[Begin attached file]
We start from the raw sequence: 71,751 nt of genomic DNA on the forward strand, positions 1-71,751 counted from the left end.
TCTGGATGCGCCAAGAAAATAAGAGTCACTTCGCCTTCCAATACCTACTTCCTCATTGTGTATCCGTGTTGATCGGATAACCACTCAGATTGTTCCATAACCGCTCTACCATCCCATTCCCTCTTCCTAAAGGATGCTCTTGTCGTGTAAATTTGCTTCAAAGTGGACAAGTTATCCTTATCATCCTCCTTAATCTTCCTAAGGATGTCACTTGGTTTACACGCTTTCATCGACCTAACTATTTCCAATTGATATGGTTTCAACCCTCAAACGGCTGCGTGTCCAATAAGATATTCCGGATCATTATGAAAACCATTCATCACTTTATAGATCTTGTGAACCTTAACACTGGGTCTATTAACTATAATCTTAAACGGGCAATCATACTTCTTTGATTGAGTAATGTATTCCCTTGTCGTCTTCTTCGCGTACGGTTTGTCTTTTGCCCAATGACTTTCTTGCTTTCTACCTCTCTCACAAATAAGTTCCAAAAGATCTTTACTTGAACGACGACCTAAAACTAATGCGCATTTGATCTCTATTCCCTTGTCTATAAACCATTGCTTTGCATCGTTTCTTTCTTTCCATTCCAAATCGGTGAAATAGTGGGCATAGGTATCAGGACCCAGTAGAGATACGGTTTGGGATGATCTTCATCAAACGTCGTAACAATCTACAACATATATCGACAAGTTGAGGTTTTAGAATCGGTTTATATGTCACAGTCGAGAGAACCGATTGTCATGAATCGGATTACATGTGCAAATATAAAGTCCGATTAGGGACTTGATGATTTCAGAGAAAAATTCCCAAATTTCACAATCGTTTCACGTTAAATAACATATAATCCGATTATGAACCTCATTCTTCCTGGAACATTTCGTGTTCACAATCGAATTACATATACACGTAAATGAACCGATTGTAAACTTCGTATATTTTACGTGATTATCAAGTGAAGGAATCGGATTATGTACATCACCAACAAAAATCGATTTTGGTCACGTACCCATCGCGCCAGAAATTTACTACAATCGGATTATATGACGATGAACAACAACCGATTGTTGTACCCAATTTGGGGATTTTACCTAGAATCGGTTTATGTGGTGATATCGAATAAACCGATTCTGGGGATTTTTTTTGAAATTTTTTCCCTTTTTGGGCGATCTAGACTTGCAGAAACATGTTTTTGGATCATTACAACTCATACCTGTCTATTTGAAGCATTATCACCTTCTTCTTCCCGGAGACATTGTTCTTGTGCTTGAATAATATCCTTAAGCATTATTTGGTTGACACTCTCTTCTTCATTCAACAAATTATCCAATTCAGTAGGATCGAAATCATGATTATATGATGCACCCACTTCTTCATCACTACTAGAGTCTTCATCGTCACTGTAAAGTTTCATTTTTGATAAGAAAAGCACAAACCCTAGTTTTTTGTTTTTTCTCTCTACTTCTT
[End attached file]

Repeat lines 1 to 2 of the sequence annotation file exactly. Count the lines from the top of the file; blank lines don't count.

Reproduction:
We start from the raw sequence: 71,751 nt of genomic DNA on the forward strand, positions 1-71,751 counted from the left end.
TCTGGATGCGCCAAGAAAATAAGAGTCACTTCGCCTTCCAATACCTACTTCCTCATTGTGTATCCGTGTTGATCGGATAACCACTCAGATTGTTCCATAACCGCTCTACCATCCCATTCCCTCTTCCTAAAGGATGCTCTTGTCGTGTAAATTTGCTTCAAAGTGGACAAGTTATCCTTATCATCCTCCTTAATCTTCCTAAGGATGTCACTTGGTTTACACGCTTTCATCGACCTAACTATTTCCAATTGATATGGTTTCAACCCTCAAACGGCTGCGTGTCCAATAAGATATTCCGGATCATTATGAAAACCATTCATCACTTTATAGATCTTGTGAACCTTAACACTGGGTCTATTAACTATAATCTTAAACGGGCAATCATACTTCTTTGATTGAGTAATGTATTCCCTTGTCGTCTTCTTCGCGTACGGTTTGTCTTTTGCCCAATGACTTTCTTGCTTTCTACCTCTCTCACAAATAAGTTCCAAAAGATCTTTACTTGAACGACGACCTAAAACTAATGCGCATTTGATCTCTATTCCCTTGTCTATAAACCATTGCTTTGCATCGTTTCTTTCTTTCCATTCCAAATCGGTGAAATAGTGGGCATAGGTATCAGGACCCAGTAGAGATACGGTTTGGGATGATCTTCATCAAACGTCGTAACAATCTACAACATATATCGACAAGTTGAGGTTTTAGAATCGGTTTATATGTCACAGTCGAGAGAACCGATTGTCATGAATCGGATTACATGTGCAAATATAAAGTCCGATTAGGGACTTGATGATTTCAGAGAAAAATTCCCAAATTTCACAATCGTTTCACGTTAAATAACATATAATCCGATTATGAACCTCATTCTTCCTGGAACATTTCGTGTTCACAATCGAATTACATATACACGTAAATGAACCGATTGTAAACTTCGTATATTTTACGTGATTATCAAGTGAAGGAATCGGATTATGTACATCACCAACAAAAATCGATTTTGGTCACGTACCCATCGCGCCAGAAATTTACTACAATCGGATTATATGACGATGAACAACAACCGATTGTTGTACCCAATTTGGGGATTTTACCTAGAATCGGTTTATGTGGTGATATCGAATAAACCGATTCTGGGGATTTTTTTTGAAATTTTTTCCCTTTTTGGGCGATCTAGACTTGCAGAAACATGTTTTTGGATCATTACAACTCATACCTGTCTATTTGAAGCATTATCACCTTCTTCTTCCCGGAGACATTGTTCTTGTGCTTGAATAATATCCTTAAGCATTATTTGGTTGACACTCTCTTCTTCATTCAACAAATTATCCAATTCAGTAGGATCGAAATCATGATTATATGATGCACCCACTTCTTCATCACTACTAGAGTCTTCATCGTCACTGTAAAGTTTCATTTTTGATAAGAAAAGCACAAACCCTAGTTTTTTGTTTTTTCTCTCTACTTCTT